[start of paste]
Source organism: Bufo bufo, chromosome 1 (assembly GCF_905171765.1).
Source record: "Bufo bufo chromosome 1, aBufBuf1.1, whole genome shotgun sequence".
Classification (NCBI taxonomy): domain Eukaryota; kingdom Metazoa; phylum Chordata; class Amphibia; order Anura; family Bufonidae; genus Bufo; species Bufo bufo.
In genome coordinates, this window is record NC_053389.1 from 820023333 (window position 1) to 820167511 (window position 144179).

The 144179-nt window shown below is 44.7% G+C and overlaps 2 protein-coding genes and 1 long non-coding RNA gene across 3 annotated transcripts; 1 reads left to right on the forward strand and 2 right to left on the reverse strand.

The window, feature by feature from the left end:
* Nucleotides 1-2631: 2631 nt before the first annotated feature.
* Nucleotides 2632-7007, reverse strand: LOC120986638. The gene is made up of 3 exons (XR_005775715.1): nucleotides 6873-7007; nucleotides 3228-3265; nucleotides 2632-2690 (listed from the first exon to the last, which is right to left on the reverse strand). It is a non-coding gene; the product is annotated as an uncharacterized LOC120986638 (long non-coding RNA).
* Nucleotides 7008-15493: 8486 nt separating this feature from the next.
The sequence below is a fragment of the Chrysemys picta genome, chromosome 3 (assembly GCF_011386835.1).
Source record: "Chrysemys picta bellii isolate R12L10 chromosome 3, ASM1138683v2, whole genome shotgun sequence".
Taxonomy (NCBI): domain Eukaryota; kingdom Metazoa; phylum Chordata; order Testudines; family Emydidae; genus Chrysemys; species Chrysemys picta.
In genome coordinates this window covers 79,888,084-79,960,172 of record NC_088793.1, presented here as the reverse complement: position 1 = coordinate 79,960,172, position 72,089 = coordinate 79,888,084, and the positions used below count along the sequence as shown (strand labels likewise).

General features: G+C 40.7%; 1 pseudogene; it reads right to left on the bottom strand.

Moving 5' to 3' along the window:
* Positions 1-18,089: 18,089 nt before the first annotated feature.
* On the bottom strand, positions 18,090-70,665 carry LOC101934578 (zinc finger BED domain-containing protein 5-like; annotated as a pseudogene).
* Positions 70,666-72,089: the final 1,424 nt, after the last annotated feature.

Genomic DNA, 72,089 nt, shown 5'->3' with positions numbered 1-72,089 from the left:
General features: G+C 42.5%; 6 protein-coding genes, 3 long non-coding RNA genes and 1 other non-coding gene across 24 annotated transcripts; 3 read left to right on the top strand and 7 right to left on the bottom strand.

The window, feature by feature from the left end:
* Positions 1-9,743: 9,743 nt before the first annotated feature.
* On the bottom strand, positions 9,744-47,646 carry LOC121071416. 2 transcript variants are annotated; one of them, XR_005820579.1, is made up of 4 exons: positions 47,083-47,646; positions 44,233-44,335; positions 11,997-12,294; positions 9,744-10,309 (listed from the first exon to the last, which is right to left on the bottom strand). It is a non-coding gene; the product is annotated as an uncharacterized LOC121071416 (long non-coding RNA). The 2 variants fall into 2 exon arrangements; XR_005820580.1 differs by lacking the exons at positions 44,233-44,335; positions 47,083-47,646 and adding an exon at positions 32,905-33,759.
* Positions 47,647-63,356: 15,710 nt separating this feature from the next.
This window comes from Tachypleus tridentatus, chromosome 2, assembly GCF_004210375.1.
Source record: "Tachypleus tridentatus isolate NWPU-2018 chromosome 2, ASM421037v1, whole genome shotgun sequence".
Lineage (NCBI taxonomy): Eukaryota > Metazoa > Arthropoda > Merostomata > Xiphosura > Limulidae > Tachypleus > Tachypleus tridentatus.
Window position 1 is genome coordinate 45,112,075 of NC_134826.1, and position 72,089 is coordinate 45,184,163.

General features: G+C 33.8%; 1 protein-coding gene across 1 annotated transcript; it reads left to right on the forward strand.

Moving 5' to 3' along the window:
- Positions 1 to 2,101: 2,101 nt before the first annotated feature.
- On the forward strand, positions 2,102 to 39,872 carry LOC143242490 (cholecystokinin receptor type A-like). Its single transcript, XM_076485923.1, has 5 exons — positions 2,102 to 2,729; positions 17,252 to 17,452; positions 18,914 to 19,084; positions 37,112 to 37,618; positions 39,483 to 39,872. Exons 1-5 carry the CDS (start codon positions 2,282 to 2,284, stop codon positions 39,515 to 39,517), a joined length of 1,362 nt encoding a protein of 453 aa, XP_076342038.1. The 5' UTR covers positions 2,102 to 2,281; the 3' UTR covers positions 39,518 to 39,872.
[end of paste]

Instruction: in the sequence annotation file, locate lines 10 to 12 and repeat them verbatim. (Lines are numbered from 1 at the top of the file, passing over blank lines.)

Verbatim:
The sequence below is a fragment of the Chrysemys picta genome, chromosome 3 (assembly GCF_011386835.1).
Source record: "Chrysemys picta bellii isolate R12L10 chromosome 3, ASM1138683v2, whole genome shotgun sequence".
Taxonomy (NCBI): domain Eukaryota; kingdom Metazoa; phylum Chordata; order Testudines; family Emydidae; genus Chrysemys; species Chrysemys picta.